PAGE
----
Contemporary influences shaping our
understanding of grief, loss and
bereavement
Anita Sargeant PhD.
Anticipatory loss
“I want to run away from this
all. I don’t want to go
through it all again, the
sense of helplessness,
the drawn-out wait for
death, the grief that
grinds, through every day
even while a loved one is
still alive…”
Susan Duncan (p336 2006) The
Salvation Creek (in Mallon 2008)
Edvard Munch 1896: The Sick Child
“How people die remains in the memory of
those who live on”
Dame Cicely Saunders (1918-2005)
Changes in our understanding
• Foundational theories (1950’s-1990’s)
– Attachment theory
– Grief work
– Stages
– Tasks of mourning
• Contemporary theories (1990’s-date)
– Continuing bonds
– Narrative/meaning making
– Dual process model
– Range of Response to Loss model
Psychoanalytical concepts
Freud (1917) Mourning and Melancholia
• Introduced grief work hypothesis
Withdraw from the emotional bond with the deceased
to reinvest the emotional energy in the formation of
new relationships
The influence of Attachment Theory in
children
• Bowlby (1969, 1973,1980)
– Separation anxiety identified
– Closeness of relationship increases intensity
of the grief
• Ainsworth et al (1978)
– Avoidant attachment
– Secure attachments
– Ambivalent attachments
Development of stage and phase theories
• Parkes (1971,1993,1996)
– Quality of attachment in childhood affects
bereavement in adulthood
– The loss challenges the assumptive world of
the bereaved person
– Bereavement requires psychosocial transition
Development of stage and phase theories
Kubler-Ross (1969) On death and Dying
• Influential as the first model of its kind
– Opened up discussion around death
– Easily understandable by healthcare professionals
• Emotional processes interpreted by millions as linear in
progression when they are cyclical and interchanging
Tasks of mourning
Worden (1982, 2001) Grief Counselling and
Grief Therapy
– Provided a practical approach to address the
tasks of grieving
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Accepting the reality of loss
Working through the pain of grief
Adjusting to changed environment
Emotionally relocating the deceased
Criticisms of stage/phase based models
• Phase models may have been used prescriptively
• tendency for models to be interpreted as linear and prescriptive,
leading to perceptions of normal and abnormal
• Have not been seen to accept diversity in response
– expressions of grief, timing and duration are variable and shaped
by culture
• The expectation of recovery and a return to normal psychological
and social functioning.
• Parkes, Kubler-Ross and Worden have modified their theories in light
or recent research
Coping – The Dual Process Model (Stroebe
and Schut 2001)
• Defines two types of stressor that the
bereaved have to manage:
– Loss orientated stressors
– Restoration orientated stressors
• The dynamic process of grief requires the
oscillation between the two stressors
Dual Process model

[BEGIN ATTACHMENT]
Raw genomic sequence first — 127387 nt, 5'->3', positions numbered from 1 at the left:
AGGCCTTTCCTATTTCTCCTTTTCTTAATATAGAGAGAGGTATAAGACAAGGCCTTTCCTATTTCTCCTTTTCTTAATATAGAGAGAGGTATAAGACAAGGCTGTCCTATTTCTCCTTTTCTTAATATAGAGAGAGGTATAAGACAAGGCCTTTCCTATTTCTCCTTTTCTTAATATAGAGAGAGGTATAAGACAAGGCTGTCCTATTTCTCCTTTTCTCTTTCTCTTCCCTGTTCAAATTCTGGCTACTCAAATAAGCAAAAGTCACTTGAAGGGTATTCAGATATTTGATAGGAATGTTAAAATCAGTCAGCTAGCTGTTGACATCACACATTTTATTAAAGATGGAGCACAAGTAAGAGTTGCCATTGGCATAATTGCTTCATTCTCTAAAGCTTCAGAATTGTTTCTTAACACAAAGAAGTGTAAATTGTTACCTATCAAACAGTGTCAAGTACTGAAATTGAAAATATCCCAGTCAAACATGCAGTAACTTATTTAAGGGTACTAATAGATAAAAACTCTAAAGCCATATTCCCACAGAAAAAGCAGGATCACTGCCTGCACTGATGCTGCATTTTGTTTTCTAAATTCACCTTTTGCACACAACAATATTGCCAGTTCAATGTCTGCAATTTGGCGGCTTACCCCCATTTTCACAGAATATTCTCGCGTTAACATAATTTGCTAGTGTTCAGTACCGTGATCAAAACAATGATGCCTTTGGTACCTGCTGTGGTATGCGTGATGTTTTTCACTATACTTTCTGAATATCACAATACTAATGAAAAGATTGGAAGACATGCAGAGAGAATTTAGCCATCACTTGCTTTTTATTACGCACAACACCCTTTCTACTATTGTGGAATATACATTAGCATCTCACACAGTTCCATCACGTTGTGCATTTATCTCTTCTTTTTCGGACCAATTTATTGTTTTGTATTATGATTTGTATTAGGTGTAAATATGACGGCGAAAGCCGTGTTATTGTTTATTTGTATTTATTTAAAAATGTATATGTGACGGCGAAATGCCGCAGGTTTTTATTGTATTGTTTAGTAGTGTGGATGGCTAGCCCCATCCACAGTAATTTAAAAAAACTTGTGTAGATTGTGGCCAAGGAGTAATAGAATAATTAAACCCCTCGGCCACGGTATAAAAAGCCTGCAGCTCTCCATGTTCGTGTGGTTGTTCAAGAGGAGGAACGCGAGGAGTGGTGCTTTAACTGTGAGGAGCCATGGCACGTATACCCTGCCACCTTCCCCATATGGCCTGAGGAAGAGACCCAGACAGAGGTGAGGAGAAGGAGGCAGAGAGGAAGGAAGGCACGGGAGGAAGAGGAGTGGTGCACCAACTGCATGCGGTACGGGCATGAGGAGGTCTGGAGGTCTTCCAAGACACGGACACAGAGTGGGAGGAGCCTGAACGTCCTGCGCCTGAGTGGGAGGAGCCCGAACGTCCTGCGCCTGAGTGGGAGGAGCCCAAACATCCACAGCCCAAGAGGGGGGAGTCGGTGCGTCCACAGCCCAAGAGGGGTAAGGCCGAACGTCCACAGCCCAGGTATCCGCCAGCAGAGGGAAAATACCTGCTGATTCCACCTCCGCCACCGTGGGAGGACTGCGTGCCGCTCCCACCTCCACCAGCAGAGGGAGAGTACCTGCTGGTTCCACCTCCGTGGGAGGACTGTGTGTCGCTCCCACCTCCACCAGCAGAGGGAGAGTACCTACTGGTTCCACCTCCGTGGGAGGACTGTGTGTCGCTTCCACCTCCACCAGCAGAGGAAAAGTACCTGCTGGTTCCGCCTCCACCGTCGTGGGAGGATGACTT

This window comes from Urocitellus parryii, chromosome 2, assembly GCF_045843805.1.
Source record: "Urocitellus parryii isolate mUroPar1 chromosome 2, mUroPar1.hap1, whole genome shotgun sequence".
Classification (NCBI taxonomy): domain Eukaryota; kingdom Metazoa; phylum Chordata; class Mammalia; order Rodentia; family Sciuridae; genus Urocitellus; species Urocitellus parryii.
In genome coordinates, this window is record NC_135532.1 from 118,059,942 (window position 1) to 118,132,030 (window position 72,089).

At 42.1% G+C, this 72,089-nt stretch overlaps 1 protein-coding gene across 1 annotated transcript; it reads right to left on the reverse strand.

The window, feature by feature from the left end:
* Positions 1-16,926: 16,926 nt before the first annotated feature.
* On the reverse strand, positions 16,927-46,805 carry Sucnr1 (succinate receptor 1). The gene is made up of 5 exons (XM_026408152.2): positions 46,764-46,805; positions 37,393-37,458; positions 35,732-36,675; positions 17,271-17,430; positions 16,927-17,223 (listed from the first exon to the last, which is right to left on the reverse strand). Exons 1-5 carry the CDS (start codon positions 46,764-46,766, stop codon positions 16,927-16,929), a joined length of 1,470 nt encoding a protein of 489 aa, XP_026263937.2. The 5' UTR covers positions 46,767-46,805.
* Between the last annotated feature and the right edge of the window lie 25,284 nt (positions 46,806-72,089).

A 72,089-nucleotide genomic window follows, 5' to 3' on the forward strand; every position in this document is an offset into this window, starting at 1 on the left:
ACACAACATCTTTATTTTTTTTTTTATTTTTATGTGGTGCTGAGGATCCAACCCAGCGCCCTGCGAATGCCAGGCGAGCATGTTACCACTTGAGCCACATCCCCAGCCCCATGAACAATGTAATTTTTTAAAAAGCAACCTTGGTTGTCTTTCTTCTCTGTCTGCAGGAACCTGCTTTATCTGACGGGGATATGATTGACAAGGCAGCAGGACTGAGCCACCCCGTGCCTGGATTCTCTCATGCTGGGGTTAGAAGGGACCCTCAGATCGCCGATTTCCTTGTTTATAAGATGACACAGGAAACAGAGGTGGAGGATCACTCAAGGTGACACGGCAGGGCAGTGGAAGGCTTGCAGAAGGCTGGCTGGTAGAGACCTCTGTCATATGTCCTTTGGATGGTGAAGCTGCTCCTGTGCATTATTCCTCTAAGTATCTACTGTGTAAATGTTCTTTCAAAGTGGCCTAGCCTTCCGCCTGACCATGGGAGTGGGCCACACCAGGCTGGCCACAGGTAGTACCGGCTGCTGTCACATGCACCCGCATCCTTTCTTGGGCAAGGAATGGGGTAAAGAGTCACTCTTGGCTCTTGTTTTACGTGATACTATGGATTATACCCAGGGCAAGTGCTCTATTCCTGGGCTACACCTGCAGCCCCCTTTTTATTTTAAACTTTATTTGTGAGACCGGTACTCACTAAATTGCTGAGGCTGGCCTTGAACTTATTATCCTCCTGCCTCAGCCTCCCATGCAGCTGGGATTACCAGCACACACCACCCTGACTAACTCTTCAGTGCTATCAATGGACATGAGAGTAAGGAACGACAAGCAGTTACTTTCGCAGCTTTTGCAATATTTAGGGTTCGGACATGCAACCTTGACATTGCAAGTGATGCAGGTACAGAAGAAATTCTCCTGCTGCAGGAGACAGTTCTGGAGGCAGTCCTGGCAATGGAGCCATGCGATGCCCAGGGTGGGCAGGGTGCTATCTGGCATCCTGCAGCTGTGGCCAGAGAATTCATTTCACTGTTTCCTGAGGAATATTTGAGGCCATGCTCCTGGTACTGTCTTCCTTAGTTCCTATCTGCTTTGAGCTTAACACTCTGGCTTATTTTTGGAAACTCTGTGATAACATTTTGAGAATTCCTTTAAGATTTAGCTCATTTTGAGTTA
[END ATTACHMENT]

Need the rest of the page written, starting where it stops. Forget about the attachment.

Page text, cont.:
Oscillation
Loss orientation
Restoration
orientation
Grief work
Breaking bonds,
intrusion of grief
Avoidance of restoration
changes
Controlled distraction
Doing new things
Attending to day to day needs
Avoidance of grief
Range of Response to Loss model (Machin)
Conceptualises patterns in grief
• Overwhelmed
• Balanced/Resilient
• Controlled
Range of response to loss (Machin p74. 2009)
Social Constructs
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Perspective on loss
An experience of
loss is likely to be
Overwhelming
An experience of
loss can be met with
Resilience
An experience of
loss can be
Controlled
Identification with
loss perspective
‘I can not deal with
loss and change’
‘I can face loss and
change’
‘I can control the
consequences of
loss and change’
Personal narrative
account of loss
‘This loss has taken
over my life’
‘Although it is
difficult, I know that I
have the strength
and other people
support to help me
through this loss’
‘If I divert from this
loss I can manage
perfectly well’
Response to other
peoples losses
‘I have suffered
much more than you
have’
‘I recognise your
pain and hope that,
like me, you will find
the support you
need’
‘Don’t trouble me
with your loss. You
need to get on with
life, as I have’
Common elements of resilience
(Machin 2007)
• Personal resourcefulness
– Qualities such as flexibility, courage and perseverance
• Positive life perspective
– Optimism, hope, a capacity to make sense of
experience and motivation in setting personal goals
• Social embeddedness
– Availability of support and a capacity to access it
‘The tension between powerlessness and
attempts to regain power’ (Machin 2009)
• Vulnerability
Overwhelming
Feelings are
powerful and
persistent
Tension between the
Control
Overwhelmed feelings
Mechanisms for
which can not be subdued and
subduing distressing
the pull of control
emotion fail and
action becomes
difficult
Key objective of working with vulnerability and
encouraging resilience (Machin 2009 p149)
Appraising the possibilities
(Realistic use of control)
Confronting pain
(Facing overwhelmed feelings
etc)
Resilience
Support
(Accessing and effective use of social
resources)
Continuing bonds
• Influenced by sociological concepts of
constructivism
• Maintaining or reinterpreting emotional
bonds with the deceased is normal
Continuing Bonds - Neimeyer et al (2001,
2006), Klass (2006)
• Emphasise adaptive function of retaining
bonds with the deceased
– Culturally sensetive
• Meaning reconstruction – the effort to
make meaning of the loss
– Complex relearning of connections
– Social and communal process
When grief gets complicated
• Attachments
• The nature of the death
• Unable to make sense or meaning of the loss
• Rumination
What shapes our understanding of grief,
loss and bereavement?
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Personal development over the lifespan
Nature of attachments and relationships
Capacity to cope
Belief system
Culture
Thank you
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